The nation’s employers added 271,000 jobs in October, and the unemployment rate ticked down slightly to 5% in a solid report on labor market conditions. Wages grew 2.5% over the past year, their strongest yearly performance since the recession officially ended in June 2009.
Today’s report portrayed a very different job market than that seen in the September release, when payrolls were up a by only (a revised) 137,000. As I stressed last month (“a weak report, but does it represent a true downshift?”), this sort of volatility is to be expected in “high-frequency” data and it is a strong reminder not to over-weight any one month’s data when forming your views of the job market.
Better to average monthly payroll gains as seen in my monthly smoother below. Over the past three months, payrolls were up 187,000 on average, compared to 235,000 over the past year. That suggests a mild deceleration of job growth but I consider anything above 150K to be solid employment growth meaning enough jobs per month to put legitimate downward pressure on the jobless rate.
Other positive signs in today’s report include:
–A decline in the number of involuntary part-time workers, down 1.2 million over the past year.
–We finally may be seeing some wage acceleration, and if it sticks, that would be a very big story. I already noted the annual 2.5% growth rate, but I also averaged hourly wages over the past three months and the three months before that, creating pseudo quarterly wage values (as opposed to calendar quarters). Annualized, wage growth is up 2.7% over the past three months, compared to 2.1% over the prior “quarter.”
–Outside of manufacturing and mining, which remain weakened by cheap oil and the strong dollar, most industries added jobs, with strong showings in construction, business services, health care, retail trade, and bars and restaurants. The latter two industry gains may reflect a broader swath of consumers flexing their spending muscles given stronger nominal wage growth amidst very low inflation.
Less positive signs include:
–As mentioned, factory employment is being hurt by the strong dollar which makes our exported goods less competitive. The sector was flat last month, and is down 28,000 jobs over the past three months.
–The labor force participation rate—the share of the working-age population either working or looking for work—remains historically low and was unchanged last month. Based on an aging/retiring labor force, no one should expect the LFPR to regain previous heights, but at least one of the 3.6 percentage points decline from its peak of 66% might be regained if labor demand remains strong, especially if job quality (i.e., compensation) improves as well, pulling more potential workers in off the sidelines.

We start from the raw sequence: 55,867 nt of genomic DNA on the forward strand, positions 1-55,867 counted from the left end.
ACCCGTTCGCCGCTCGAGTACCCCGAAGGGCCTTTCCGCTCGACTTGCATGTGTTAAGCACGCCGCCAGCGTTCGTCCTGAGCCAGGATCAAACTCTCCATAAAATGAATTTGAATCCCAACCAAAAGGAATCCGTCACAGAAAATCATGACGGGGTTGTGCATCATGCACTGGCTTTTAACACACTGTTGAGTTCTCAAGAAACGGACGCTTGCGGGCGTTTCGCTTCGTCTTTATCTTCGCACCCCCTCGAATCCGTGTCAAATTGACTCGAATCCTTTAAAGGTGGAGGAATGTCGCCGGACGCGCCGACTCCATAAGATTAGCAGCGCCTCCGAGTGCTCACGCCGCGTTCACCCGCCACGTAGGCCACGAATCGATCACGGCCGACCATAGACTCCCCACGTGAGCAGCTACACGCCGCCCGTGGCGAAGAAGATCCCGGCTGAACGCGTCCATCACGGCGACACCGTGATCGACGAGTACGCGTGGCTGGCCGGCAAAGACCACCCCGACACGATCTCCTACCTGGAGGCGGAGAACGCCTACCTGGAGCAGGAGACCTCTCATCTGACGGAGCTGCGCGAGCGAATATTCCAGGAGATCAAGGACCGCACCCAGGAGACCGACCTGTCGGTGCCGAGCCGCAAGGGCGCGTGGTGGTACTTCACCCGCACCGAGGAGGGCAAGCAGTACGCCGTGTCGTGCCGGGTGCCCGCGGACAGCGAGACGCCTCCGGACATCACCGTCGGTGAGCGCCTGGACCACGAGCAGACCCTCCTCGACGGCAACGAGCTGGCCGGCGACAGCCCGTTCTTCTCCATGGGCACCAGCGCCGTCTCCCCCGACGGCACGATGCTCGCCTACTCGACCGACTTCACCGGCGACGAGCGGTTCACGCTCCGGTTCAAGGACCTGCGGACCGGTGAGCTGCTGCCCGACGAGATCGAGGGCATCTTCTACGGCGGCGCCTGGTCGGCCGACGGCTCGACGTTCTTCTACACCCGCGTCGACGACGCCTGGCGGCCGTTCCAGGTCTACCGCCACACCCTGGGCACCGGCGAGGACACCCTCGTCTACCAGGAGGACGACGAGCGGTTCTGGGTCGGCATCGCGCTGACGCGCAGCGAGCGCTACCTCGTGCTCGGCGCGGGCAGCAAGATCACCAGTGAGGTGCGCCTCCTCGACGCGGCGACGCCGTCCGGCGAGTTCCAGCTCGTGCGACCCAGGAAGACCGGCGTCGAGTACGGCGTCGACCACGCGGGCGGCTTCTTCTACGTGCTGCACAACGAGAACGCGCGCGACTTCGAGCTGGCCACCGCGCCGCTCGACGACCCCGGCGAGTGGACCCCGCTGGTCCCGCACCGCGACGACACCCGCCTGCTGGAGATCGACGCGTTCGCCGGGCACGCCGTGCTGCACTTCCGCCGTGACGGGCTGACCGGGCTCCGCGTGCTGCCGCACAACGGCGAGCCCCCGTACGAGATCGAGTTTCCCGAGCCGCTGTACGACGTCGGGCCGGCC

Which brings us to the Federal Reserve. According to Chair Janet Yellen, before today’s report, the Fed was already considering raising their target interest rate slightly in their December meeting—she called the Dec. liftoff a “live possibility” but added they’ve “made no decision about it.”
Today’s report is likely to push them over the edge. Clearly the markets expect a Dec. rate increase as short-term Treasury yields this AM spiked to the highest levels in 5 years, as bond traders are trying to get ahead of the expected Fed rate bump.
You might well ask: “why should a jobs report be a deciding factor when inflation is so consistently below the Fed’s 2% target?” Good question. The liftoff advocates would say they’ve got to see around corners and the tightening job market may now be giving rise to wage pressures that will soon thereafter show up as price pressures.
But there’s a lot of links in that chain, and [trigger warning—life lesson from aged person follows!] I’ve learned to distrust economic arguments with a lot of steps. There’s many a slip between those linkages. For example, wage growth does not appear to be bleeding over into price growth as it has in the past.
Also, unless the Fed allows the job market to heat up and stay hot, the benefits of growth won’t reach significant swaths of the workforce who depend on lasting full employment to boost their sorely diminished bargaining clout. And remember, 2% inflation isn’t a ceiling; it’s an average, so having been below it for so long we’ve got room to rise above it for a while.
If today’s numbers push the Fed to raise slightly, so be it; 25 basis points (a quarter of a percent) shouldn’t make much of a difference to the macroeconomy, and we could finally be done with the “will-they-won’t they?” game.
But the important discussion now turns to the pace of their “normalization” campaign. Once again, the critical factor here is to remember that a few months of decent average wage growth at freakishly low inflation does not make up for decades of inequality, wage stagnation, and the persistent, growing split between productivity growth and median compensation.
So go ahead and tap the brakes, if you must, Yellen and co., but this recovery, much like the last one, has yet to lift the poor and middle class. Please give it a chance to do so.